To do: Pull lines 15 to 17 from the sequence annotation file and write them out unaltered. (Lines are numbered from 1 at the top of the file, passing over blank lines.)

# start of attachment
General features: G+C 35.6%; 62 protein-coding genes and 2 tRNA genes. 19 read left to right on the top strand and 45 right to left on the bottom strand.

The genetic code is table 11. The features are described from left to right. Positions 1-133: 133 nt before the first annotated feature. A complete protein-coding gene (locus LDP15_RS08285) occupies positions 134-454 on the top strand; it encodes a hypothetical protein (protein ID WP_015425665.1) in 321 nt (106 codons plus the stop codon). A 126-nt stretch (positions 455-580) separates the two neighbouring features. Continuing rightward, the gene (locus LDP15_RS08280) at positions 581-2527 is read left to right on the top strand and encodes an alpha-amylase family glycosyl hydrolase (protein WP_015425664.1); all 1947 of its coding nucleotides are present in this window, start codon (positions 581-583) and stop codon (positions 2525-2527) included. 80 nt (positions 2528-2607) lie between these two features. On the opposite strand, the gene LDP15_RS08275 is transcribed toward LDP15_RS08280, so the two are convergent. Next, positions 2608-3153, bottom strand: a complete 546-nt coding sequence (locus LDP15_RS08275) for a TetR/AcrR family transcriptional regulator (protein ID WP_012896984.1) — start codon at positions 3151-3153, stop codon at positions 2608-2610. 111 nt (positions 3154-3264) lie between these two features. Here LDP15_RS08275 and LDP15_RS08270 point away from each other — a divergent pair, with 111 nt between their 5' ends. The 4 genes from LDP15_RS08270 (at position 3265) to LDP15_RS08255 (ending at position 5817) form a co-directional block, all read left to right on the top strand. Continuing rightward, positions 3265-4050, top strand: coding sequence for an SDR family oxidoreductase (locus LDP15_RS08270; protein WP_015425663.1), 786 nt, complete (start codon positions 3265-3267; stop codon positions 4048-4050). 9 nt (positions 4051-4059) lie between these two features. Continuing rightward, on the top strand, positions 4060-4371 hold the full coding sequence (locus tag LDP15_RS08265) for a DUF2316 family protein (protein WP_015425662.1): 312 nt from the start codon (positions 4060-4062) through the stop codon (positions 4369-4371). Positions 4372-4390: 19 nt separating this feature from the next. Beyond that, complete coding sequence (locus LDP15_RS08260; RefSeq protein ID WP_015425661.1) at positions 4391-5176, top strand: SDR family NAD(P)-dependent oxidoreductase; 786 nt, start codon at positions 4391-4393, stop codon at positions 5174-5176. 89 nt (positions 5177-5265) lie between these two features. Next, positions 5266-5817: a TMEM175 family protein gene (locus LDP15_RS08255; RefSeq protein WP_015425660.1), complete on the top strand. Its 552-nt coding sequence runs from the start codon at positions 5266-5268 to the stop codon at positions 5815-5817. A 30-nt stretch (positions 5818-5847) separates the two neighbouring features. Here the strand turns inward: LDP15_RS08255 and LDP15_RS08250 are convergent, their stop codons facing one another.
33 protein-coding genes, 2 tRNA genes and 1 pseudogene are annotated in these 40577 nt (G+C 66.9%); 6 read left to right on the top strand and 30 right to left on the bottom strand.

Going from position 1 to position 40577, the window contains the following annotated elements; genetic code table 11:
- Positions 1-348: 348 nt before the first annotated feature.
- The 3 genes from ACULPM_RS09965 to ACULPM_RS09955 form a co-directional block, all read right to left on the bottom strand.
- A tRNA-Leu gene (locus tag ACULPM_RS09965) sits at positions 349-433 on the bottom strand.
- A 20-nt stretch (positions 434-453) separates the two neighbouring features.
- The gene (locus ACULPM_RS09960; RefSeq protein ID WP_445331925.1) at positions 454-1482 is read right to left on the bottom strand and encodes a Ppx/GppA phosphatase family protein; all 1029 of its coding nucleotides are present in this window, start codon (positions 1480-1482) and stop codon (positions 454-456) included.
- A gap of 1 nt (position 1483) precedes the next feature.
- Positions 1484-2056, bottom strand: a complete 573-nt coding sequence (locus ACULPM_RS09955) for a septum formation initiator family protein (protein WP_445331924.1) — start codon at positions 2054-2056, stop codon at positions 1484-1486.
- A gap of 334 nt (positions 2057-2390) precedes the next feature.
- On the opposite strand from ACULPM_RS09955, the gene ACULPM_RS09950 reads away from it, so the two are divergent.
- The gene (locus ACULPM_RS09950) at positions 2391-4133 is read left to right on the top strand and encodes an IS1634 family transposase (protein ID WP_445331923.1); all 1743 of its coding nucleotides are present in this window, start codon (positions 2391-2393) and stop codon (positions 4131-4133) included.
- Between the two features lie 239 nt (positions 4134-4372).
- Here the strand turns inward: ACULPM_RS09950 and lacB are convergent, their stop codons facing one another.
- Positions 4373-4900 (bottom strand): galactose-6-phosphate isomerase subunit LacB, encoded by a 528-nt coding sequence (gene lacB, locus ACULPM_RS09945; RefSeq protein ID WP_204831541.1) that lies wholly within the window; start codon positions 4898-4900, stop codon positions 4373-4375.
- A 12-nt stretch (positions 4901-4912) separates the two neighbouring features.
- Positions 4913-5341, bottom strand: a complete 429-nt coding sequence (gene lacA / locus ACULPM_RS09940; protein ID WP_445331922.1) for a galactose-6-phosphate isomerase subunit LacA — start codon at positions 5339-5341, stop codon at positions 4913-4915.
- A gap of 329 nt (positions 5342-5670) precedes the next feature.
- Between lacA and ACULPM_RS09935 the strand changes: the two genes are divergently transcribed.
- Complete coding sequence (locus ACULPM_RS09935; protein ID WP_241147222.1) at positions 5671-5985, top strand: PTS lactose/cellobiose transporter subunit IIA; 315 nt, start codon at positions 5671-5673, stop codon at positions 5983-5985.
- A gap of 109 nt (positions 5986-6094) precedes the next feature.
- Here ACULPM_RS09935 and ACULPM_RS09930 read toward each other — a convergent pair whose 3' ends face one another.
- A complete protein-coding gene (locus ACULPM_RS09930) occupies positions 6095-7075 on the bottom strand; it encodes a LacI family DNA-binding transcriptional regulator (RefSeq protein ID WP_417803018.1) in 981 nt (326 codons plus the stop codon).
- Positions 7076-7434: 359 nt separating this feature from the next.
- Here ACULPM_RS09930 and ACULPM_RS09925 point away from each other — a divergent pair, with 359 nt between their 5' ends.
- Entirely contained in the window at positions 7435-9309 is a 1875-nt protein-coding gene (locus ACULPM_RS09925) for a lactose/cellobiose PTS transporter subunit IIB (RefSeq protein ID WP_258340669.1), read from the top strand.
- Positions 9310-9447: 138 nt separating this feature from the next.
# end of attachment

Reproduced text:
- Between the two features lie 239 nt (positions 4134-4372).
- Here the strand turns inward: ACULPM_RS09950 and lacB are convergent, their stop codons facing one another.
- Positions 4373-4900 (bottom strand): galactose-6-phosphate isomerase subunit LacB, encoded by a 528-nt coding sequence (gene lacB, locus ACULPM_RS09945; RefSeq protein ID WP_204831541.1) that lies wholly within the window; start codon positions 4898-4900, stop codon positions 4373-4375.